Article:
KABUL, Afghanistan (AP) – Afghanistan’s first-ever direct presidential election began today, with people across this ethnically diverse land casting the first ballots in an improbable experiment with democracy.

After 25 years of near constant war – and under a Taliban threat of ruinous violence – voters descended on bombed-out schools, blue-domed mosques, and bullet-pocked hospitals to choose their leader for the first time in their history.

Interim leader Hamid Karzai is widely expected to win the vote against 15 rivals, among them warlords, royalists and even an Islamic poet. But the size of the field could deny Karzai the outright majority needed to avert a run-off.

A 19-year-old Afghan refugee in Pakistan became the election’s first voter early Saturday, casting a ballot in the Pakistani capital, Islamabad.

“I cannot explain my feelings, just how happy I am,” said Moqadasa Sidiqi, a science student whose family escaped Kabul in 1992 during the Afghan civil war. “I would never have thought I would be able to vote in this election.”

Some 750,000 Afghan refugees registered to vote in Pakistan, and another 400,000-600,000 were eligible in Iran. Initial results were not expected until late Sunday or early Monday, but anything approaching a full count could take as much as two weeks.

While the Taliban threat of an overwhelming attack had not materialized by early Saturday, there were plenty of signs the rebel group was trying.

On Friday, a bomb-sniffing dog in southern Kandahar discovered a fuel-truck rigged with anti-tank mines and laden with 10,000 gallons of gasoline.

Election officials arrested three Pakistanis and said they planned to detonate the truck in the center of the city on polling day.

“This would have caused hundreds of deaths … and the electoral process would have been derailed in the area,” said Col. Ishaq Paiman, the Defense Ministry deputy spokesman.

A flurry of rockets landed in several cities around the country on Thursday and Friday, including one that hit a parking lot near the U.S. Embassy, and another that injured a young girl and an old man in the eastern city of Jalalabad. Still, none threatened to derail the vote, and most Afghans brushed them off.

“In 25 years a lot of rockets have landed. If another one lands because of the election, it’s no problem,” said Noor Uddin, a 49-year-old Kabul businessman, on Friday. “(Saturday) is a happy and historic day. That’s what is important.”

A day ahead of the vote, Islamic clerics urged Friday worshippers to embrace democracy, while election workers scurried to ready voting booths.

At the Blue Mosque, the capital’s largest house of prayer, Mullah Obeid-ul Rahman told some 400 faithful that Islam and democracy should go hand and hand.

“Saturday you should go and vote. Put your card in the box and say ‘God be praised!”‘ he said. “Give your vote to that person who is a good Muslim and can heal Afghanistan’s injured soul.”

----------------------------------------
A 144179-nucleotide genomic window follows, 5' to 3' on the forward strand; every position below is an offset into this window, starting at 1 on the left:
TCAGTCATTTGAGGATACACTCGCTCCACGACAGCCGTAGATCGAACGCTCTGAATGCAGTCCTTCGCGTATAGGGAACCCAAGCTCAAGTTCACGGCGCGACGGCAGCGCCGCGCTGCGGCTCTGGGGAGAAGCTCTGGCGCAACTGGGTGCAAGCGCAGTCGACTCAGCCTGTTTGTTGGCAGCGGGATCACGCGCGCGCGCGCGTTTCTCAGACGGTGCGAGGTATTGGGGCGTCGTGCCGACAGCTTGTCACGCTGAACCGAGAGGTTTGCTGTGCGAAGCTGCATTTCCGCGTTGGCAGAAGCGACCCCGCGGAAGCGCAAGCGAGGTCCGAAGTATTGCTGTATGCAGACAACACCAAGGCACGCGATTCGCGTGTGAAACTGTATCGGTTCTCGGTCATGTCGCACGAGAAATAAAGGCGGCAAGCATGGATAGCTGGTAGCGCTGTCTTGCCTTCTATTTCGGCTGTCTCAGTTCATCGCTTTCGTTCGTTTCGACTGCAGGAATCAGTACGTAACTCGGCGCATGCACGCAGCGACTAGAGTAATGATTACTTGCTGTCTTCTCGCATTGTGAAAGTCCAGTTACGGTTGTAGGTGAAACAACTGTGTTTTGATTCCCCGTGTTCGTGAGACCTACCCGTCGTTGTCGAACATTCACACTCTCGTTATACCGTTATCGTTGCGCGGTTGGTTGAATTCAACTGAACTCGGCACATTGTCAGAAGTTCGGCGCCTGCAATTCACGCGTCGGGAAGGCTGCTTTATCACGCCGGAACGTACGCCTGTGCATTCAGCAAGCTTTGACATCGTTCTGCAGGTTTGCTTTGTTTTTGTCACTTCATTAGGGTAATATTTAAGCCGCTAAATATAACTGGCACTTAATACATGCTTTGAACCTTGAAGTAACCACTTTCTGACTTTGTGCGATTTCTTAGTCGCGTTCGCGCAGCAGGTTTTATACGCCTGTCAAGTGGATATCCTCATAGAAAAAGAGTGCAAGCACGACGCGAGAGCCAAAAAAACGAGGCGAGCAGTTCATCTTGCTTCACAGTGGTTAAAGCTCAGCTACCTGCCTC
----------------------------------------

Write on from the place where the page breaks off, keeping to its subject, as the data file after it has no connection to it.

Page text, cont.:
Interior Minister Ali Ahmad Jalali said more than 100,000 Afghan soldiers and police, regional militias allied to the government, U.S. troops and international peacekeepers were deployed to protect the vote.

Expectations for the election have been set intentionally low.

Afghans have no experience with democracy, and most say they will vote based on the recommendations of tribal elders. The country of 25 million people is largely illiterate, and voters will have to rely on candidates’ photographs and electoral symbols to figure out which box to check.

Both the European Union and the Organization for Security and Cooperation in Europe have sent observer missions, but neither will pass judgment on the fairness of the process, saying it would not be appropriate to try to hold Afghanistan to international standards. A small U.S. observer team also was monitoring the vote.

Afghanistan has lived under many forms of government in the past 30 years – from Pashtun monarchy to Soviet-styled communism, from rule by warlords to repressive Taliban theocracy. Now there are signs that democracy is getting a chance.

Rahman, the Kabul cleric, did not say which presidential hopeful he would pick, but he made clear that the only female candidate, former U.N. worker Massooda Jalal, was not his choice.

“In Islam, it is forbidden for a woman to become president,” he told the crowd.

At least one of his listeners disagreed.

“I am voting for Massooda Jalal,” said Fazel Rahman, 35. “I have come here to pray. I don’t care what the mullah says about politics.”

Associated Press writers Stephen Graham in Kandahar, Burt Herman in Mazar-e-Sharif and Amir Shah and Daniel Cooney in Kabul contributed to this report.

AP-ES-10-08-04 2244EDT

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